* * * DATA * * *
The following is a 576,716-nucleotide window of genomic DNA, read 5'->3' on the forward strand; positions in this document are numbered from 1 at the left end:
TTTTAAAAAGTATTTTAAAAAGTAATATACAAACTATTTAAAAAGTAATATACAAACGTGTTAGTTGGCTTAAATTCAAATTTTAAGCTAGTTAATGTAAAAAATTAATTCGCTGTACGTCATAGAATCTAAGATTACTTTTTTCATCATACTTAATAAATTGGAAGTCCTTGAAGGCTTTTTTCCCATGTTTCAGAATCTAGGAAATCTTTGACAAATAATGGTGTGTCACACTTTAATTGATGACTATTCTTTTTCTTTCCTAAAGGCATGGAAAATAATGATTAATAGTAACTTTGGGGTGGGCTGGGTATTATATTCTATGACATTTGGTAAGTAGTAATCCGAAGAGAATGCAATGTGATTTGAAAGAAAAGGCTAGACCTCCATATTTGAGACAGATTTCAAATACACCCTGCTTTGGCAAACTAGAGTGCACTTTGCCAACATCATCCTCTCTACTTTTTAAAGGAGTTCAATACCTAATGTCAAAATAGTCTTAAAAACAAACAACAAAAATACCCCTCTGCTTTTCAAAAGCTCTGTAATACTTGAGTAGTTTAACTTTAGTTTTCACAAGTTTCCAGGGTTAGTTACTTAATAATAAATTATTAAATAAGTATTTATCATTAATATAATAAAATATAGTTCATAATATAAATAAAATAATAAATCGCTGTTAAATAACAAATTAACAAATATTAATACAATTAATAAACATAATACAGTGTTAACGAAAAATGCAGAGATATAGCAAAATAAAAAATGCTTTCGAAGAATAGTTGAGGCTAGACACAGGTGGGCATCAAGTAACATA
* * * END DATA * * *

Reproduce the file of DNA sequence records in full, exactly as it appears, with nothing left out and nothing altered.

The following is a 576,716-nucleotide window of genomic DNA, read 5'->3' on the forward strand; positions in this document are numbered from 1 at the left end:
TTTTAAAAAGTATTTTAAAAAGTAATATACAAACTATTTAAAAAGTAATATACAAACGTGTTAGTTGGCTTAAATTCAAATTTTAAGCTAGTTAATGTAAAAAATTAATTCGCTGTACGTCATAGAATCTAAGATTACTTTTTTCATCATACTTAATAAATTGGAAGTCCTTGAAGGCTTTTTTCCCATGTTTCAGAATCTAGGAAATCTTTGACAAATAATGGTGTGTCACACTTTAATTGATGACTATTCTTTTTCTTTCCTAAAGGCATGGAAAATAATGATTAATAGTAACTTTGGGGTGGGCTGGGTATTATATTCTATGACATTTGGTAAGTAGTAATCCGAAGAGAATGCAATGTGATTTGAAAGAAAAGGCTAGACCTCCATATTTGAGACAGATTTCAAATACACCCTGCTTTGGCAAACTAGAGTGCACTTTGCCAACATCATCCTCTCTACTTTTTAAAGGAGTTCAATACCTAATGTCAAAATAGTCTTAAAAACAAACAACAAAAATACCCCTCTGCTTTTCAAAAGCTCTGTAATACTTGAGTAGTTTAACTTTAGTTTTCACAAGTTTCCAGGGTTAGTTACTTAATAATAAATTATTAAATAAGTATTTATCATTAATATAATAAAATATAGTTCATAATATAAATAAAATAATAAATCGCTGTTAAATAACAAATTAACAAATATTAATACAATTAATAAACATAATACAGTGTTAACGAAAAATGCAGAGATATAGCAAAATAAAAAATGCTTTCGAAGAATAGTTGAGGCTAGACACAGGTGGGCATCAAGTAACATA